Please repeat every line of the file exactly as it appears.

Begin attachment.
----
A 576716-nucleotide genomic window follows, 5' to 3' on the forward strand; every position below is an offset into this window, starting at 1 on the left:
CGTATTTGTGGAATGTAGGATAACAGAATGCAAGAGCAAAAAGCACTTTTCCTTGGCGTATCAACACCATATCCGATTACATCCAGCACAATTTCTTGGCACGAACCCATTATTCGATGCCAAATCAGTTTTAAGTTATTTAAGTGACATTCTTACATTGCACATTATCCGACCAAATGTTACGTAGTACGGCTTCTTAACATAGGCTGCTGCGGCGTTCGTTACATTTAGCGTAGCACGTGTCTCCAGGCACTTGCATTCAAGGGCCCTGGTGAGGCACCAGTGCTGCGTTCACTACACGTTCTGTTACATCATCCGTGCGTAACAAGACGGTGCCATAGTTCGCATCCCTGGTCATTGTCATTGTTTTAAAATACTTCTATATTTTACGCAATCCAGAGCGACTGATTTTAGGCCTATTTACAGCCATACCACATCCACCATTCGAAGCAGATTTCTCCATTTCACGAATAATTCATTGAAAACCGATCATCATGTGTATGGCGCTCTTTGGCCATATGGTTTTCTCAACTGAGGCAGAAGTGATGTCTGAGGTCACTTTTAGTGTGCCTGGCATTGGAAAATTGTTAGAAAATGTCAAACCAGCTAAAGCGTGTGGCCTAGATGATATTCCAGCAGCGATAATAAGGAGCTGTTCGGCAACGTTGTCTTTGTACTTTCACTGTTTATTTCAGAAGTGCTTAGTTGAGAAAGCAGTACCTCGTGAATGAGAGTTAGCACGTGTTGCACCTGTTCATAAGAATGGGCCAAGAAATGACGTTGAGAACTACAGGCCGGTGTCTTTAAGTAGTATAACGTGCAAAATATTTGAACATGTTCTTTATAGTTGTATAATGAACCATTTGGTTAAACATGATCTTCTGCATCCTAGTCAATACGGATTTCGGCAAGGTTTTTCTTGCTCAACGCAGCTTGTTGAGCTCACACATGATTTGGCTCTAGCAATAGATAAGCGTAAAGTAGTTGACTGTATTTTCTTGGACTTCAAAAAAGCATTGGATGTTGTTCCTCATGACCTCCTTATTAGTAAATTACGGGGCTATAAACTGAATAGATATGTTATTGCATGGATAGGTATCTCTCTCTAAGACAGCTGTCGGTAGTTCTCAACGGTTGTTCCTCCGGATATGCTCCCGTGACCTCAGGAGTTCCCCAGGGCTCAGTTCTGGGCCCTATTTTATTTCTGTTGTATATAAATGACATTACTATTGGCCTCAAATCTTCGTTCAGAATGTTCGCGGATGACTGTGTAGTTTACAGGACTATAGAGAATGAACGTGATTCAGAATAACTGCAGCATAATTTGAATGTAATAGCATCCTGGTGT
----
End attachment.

A 576716-nucleotide genomic window follows, 5' to 3' on the forward strand; every position below is an offset into this window, starting at 1 on the left:
CGTATTTGTGGAATGTAGGATAACAGAATGCAAGAGCAAAAAGCACTTTTCCTTGGCGTATCAACACCATATCCGATTACATCCAGCACAATTTCTTGGCACGAACCCATTATTCGATGCCAAATCAGTTTTAAGTTATTTAAGTGACATTCTTACATTGCACATTATCCGACCAAATGTTACGTAGTACGGCTTCTTAACATAGGCTGCTGCGGCGTTCGTTACATTTAGCGTAGCACGTGTCTCCAGGCACTTGCATTCAAGGGCCCTGGTGAGGCACCAGTGCTGCGTTCACTACACGTTCTGTTACATCATCCGTGCGTAACAAGACGGTGCCATAGTTCGCATCCCTGGTCATTGTCATTGTTTTAAAATACTTCTATATTTTACGCAATCCAGAGCGACTGATTTTAGGCCTATTTACAGCCATACCACATCCACCATTCGAAGCAGATTTCTCCATTTCACGAATAATTCATTGAAAACCGATCATCATGTGTATGGCGCTCTTTGGCCATATGGTTTTCTCAACTGAGGCAGAAGTGATGTCTGAGGTCACTTTTAGTGTGCCTGGCATTGGAAAATTGTTAGAAAATGTCAAACCAGCTAAAGCGTGTGGCCTAGATGATATTCCAGCAGCGATAATAAGGAGCTGTTCGGCAACGTTGTCTTTGTACTTTCACTGTTTATTTCAGAAGTGCTTAGTTGAGAAAGCAGTACCTCGTGAATGAGAGTTAGCACGTGTTGCACCTGTTCATAAGAATGGGCCAAGAAATGACGTTGAGAACTACAGGCCGGTGTCTTTAAGTAGTATAACGTGCAAAATATTTGAACATGTTCTTTATAGTTGTATAATGAACCATTTGGTTAAACATGATCTTCTGCATCCTAGTCAATACGGATTTCGGCAAGGTTTTTCTTGCTCAACGCAGCTTGTTGAGCTCACACATGATTTGGCTCTAGCAATAGATAAGCGTAAAGTAGTTGACTGTATTTTCTTGGACTTCAAAAAAGCATTGGATGTTGTTCCTCATGACCTCCTTATTAGTAAATTACGGGGCTATAAACTGAATAGATATGTTATTGCATGGATAGGTATCTCTCTCTAAGACAGCTGTCGGTAGTTCTCAACGGTTGTTCCTCCGGATATGCTCCCGTGACCTCAGGAGTTCCCCAGGGCTCAGTTCTGGGCCCTATTTTATTTCTGTTGTATATAAATGACATTACTATTGGCCTCAAATCTTCGTTCAGAATGTTCGCGGATGACTGTGTAGTTTACAGGACTATAGAGAATGAACGTGATTCAGAATAACTGCAGCATAATTTGAATGTAATAGCATCCTGGTGT